Incentive funds should help Michigan compete for jobs

If Michigan has to get back in the corporate welfare game, the approach moving through the state Legislature is better than past efforts, which spent a lot of taxpayer money but didn’t produce much in terms of jobs and other spin-off benefits.

Lawmakers, in consult with Gov. Gretchen Whitmer’s office and the Michigan Economic Development Corp., have passed bills that would provide the state with more incentives to offer businesses seeking to locate or expand here.

The three-bill package would create the Strategic Outreach and Attraction Reserve (SOAR) fund in the Department of Labor and Economic Opportunity. SOAR would feed two other new funds, the Strategic Site Readiness Fund and the Critical Industry Fund, to pay for site preparation for new developments and to offer the final sweeteners needed to close the deals.

All grants from the funds would have to be vetted and approved by the Legislature and be included in the state’s annual budget.

That makes them different than past incentive programs, which relied mostly on tax credits that remained in place even if a project failed to deliver its promised benefits, with the true cost almost impossible to predict.

Tax breaks to incoming or expanding businesses also helped create a crazy-quilt tax environment in which competing companies might face vastly different levies from the state.

These bills would make incentives part of the annual appropriations process, to be debated while the budget is being put together. That means they’ll have to compete each year against other spending priorities, and they won’t commit future generations to paying for hand-outs delivered today.

The package, passed by both chambers on a hurry-up schedule, is directly aimed at capturing massive investments in electric vehicle and battery production expected to be announced shortly by General Motors Corp. Friday it was learned the automaker is eyeing a $2.5 billion battery cell plant near Lansing.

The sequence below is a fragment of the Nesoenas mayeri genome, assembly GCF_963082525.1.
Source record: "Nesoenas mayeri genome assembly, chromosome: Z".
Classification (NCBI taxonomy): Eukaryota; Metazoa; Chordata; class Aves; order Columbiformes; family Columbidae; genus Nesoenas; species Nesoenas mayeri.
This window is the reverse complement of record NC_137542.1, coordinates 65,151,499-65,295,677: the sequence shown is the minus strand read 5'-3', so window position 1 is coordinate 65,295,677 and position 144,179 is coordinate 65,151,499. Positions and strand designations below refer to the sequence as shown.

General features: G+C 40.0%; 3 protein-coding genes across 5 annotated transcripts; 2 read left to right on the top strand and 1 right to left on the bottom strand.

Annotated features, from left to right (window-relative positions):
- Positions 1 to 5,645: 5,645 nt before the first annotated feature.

The state began scrambling to become more competitive for such projects after Ford Motor Co. announced earlier this fall it is building $11.4 billion in new EV facilities in Kentucky and Tennessee, rather than in its home state.

“It only makes sense that automotive projects will be the first to be presented to the Legislature,” says Senate Majority Leader Mike Shirkey, whose chamber approved the bills Thursday. “I think it gives us a chance for getting GM, and a better chance for getting many of the projects that have been mentioned.”

Shirkey says the site-preparation dollars will allow Michigan to create a mosaic of development-ready sites of varying sizes throughout the state that should help lure projects to Michigan. That’s one area where both Tennessee and Kentucky had a distinct advantage over Michigan in competing for the Ford plants.

The GOP senate leader says this approach is a big step toward creating a disciplined culture of economic development in Michigan based on purposefully budgeted actions whose full costs are known upfront.

Additional work is needed on regulations, business taxes and workforce development.

The package has detractors on both sides of the aisle who question whether the state should be using any tax dollars to subsidize profit-rich corporations such as the domestic automakers. We share some of those concerns.

But the reality is Michigan has to protect its automotive jobs base. Incentives are now deeply rooted in the economic development process, and one state’s resistance isn’t going to change that.

Ford’s decision to bypass Michigan was a tremendous wake-up call. Lawmakers and the governor had little choice but to answer it.

No secrets for this legislation

While we support the incentive package, we object to the secrecy that surrounded the deliberations over the bills.

Some of the lawmakers at the center of the discussions with the Michigan Economic Development Corp. acknowledge they were asked to sign non-disclosure agreements preventing them from discussing details of the talks.

We understand the sensitivity of dealing with corporations that are weighing multi-billion dollar investments.

But lawmakers do the public’s business. They should not bind themselves to agreements that prevent them from sharing public information with the public.


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